ABSTRACT: Transforming growth factor (TGF)-β triggers the epithelial-to-mesenchymal transition (EMT) of cancer cells via well-orchestrated crosstalk between Smad and non-Smad signaling pathways, including Wnt/β-catenin. Since EMT-induced motility and invasion play a critical role in cancer metastasis, EMT-related molecules are emerging as novel targets of anti-cancer therapies. Traf2- and Nck-interacting kinase (TNIK) has recently been considered as a first-in-class anti-cancer target molecule to regulate Wnt signaling pathway, but pharmacologic inhibition of its EMT activity has not yet been studied. Here, using 5-(4-methylbenzamido)-2-(phenylamino)thiazole-4-carboxamide (KY-05009) with TNIK-inhibitory activity, its efficacy to inhibit EMT in cancer cells was validated. The molecular docking/binding study revealed the binding of KY-05009 in the hinge region of TNIK, and the inhibitory activity of KY-05009 against TNIK was confirmed by an ATP competition assay (Ki, 100 nM). In A549 cells, KY-05009 significantly and strongly inhibited the TGF-β-activated EMT through the attenuation of Smad and non-Smad signaling pathways, including the Wnt, NF-κB, FAK-Src-paxillin-related focal adhesion, and MAP kinases (ERK and JNK) signaling pathways. Continuing efforts to identify and validate potential therapeutic targets associated with EMT, such as TNIK, provide new and improved therapies for treating and/or preventing EMT-based disorders, such as cancer metastasis and fibrosis.
    PLoS ONE 10/2014; 9(10):e110180. DOI:10.1371/journal.pone.0110180 · 3.53 Impact Factor
  • Source
    [Show abstract] [Hide abstract]
    ABSTRACT: During secondary palate development, palatal shelves adhere to each other in the midline to form a midline epithelial seam leading to palatal closure. Cell-cell and cell-extracellular matrix adhesions, which are mediated by cell adhesion receptors, E-cadherin and integrins, are implicated in the process of adhesion of the palatal shelves. Src family kinases (SFK) function downstream of both receptors. In this study, we focused on the role of SFK in the process of palatal adhesion. During palatal adhesion, the expression of SFK mRNA, as well as localization and quantitation of the protein in the activated form, were examined by real-time qPCR and immunofluorescence. Palatal organ cultures were performed to identify the effect of pharmacological inhibition of SFK on palatal adhesion. Activated SFKs were found to be co-localized with adhesion receptors, E-cadherin and integrins in the palatal medial edge epithelium. Src, Fyn and Yes subfamily members were expressed in the palatal tissue. The expression of SFK mRNA and the quantity of the activated form of the protein were upregulated during palatal adhesion. An SFK inhibitor, PP2, blocked palatal adhesion, but another SFK inhibitor, SU6656 was not inhibitory. However, the combination of SU6656 and either of the p38MAPK inhibitors, SB203580 or BIRB0796, showed similar inhibitory effects on palatal adhesion compared to PP2 alone. The p38MAPK inhibitors alone did not alter palatal adhesion. Real-time qPCR revealed that p38MAPK alpha and delta were elevated during palatal adhesion. This study indicates that palatal cell adhesion is dependent on signaling from integrin receptors and E-cadherin through SFK and p38MAPK.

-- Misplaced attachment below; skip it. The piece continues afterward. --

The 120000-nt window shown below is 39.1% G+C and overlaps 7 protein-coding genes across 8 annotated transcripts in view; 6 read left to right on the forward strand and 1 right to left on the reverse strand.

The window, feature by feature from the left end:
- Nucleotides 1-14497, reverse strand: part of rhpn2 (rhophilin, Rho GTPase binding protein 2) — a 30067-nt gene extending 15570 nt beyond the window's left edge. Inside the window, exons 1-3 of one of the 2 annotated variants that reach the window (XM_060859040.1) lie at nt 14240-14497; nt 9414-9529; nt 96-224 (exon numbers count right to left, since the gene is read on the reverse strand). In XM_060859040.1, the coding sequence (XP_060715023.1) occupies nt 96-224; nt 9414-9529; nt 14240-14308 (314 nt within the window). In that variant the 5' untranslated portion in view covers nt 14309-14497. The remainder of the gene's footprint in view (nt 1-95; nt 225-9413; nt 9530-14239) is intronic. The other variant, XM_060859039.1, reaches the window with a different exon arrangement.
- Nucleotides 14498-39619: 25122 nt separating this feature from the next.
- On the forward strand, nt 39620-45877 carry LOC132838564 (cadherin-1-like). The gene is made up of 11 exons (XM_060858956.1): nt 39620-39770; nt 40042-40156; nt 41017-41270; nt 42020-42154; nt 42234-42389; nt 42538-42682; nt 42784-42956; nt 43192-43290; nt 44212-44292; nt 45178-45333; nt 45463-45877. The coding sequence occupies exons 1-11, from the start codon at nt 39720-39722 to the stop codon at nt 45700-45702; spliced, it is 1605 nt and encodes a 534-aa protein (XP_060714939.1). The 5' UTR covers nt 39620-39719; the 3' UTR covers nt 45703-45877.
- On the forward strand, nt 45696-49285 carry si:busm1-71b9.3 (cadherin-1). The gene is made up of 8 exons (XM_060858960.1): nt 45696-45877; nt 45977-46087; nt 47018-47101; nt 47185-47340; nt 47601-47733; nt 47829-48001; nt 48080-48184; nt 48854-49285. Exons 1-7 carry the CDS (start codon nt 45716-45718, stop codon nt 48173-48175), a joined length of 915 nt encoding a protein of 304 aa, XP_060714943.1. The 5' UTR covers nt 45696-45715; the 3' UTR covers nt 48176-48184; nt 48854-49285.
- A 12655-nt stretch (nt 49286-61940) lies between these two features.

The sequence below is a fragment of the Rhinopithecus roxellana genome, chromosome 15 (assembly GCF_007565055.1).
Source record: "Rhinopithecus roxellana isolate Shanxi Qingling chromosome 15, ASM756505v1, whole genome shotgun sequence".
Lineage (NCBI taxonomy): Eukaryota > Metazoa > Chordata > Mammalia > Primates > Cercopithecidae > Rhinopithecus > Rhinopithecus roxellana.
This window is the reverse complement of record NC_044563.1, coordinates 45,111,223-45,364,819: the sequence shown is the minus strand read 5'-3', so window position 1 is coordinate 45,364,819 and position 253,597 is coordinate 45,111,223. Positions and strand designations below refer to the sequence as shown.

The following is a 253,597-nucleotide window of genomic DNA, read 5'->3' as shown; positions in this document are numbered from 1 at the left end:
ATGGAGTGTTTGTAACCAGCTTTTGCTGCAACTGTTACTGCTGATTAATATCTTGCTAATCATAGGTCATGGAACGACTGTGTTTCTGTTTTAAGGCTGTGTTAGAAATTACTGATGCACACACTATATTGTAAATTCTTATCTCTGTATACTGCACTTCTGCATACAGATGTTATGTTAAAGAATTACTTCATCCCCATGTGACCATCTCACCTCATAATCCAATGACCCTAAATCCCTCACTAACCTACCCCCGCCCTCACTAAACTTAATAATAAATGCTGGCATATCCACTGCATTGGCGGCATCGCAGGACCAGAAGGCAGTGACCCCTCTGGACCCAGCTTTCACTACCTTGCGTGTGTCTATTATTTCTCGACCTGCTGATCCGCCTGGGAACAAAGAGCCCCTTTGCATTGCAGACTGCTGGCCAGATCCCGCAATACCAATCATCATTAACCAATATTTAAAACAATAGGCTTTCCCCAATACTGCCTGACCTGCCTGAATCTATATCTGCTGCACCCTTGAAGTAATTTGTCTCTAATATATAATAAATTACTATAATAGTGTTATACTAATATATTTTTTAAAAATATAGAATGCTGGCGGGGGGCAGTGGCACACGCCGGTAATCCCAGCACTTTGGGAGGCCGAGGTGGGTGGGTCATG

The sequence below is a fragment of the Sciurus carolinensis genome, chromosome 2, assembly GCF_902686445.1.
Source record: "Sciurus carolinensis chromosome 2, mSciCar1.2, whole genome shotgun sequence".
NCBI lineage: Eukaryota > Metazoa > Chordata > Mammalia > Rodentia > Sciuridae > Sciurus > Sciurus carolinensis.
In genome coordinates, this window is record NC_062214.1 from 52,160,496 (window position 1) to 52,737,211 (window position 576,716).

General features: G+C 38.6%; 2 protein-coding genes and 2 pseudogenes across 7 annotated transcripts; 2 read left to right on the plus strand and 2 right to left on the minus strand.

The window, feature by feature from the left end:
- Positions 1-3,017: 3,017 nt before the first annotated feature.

The International Journal of Developmental Biology 01/2014; 58(5):335-41. DOI:10.1387/ijdb.130289yk · 2.57 Impact Factor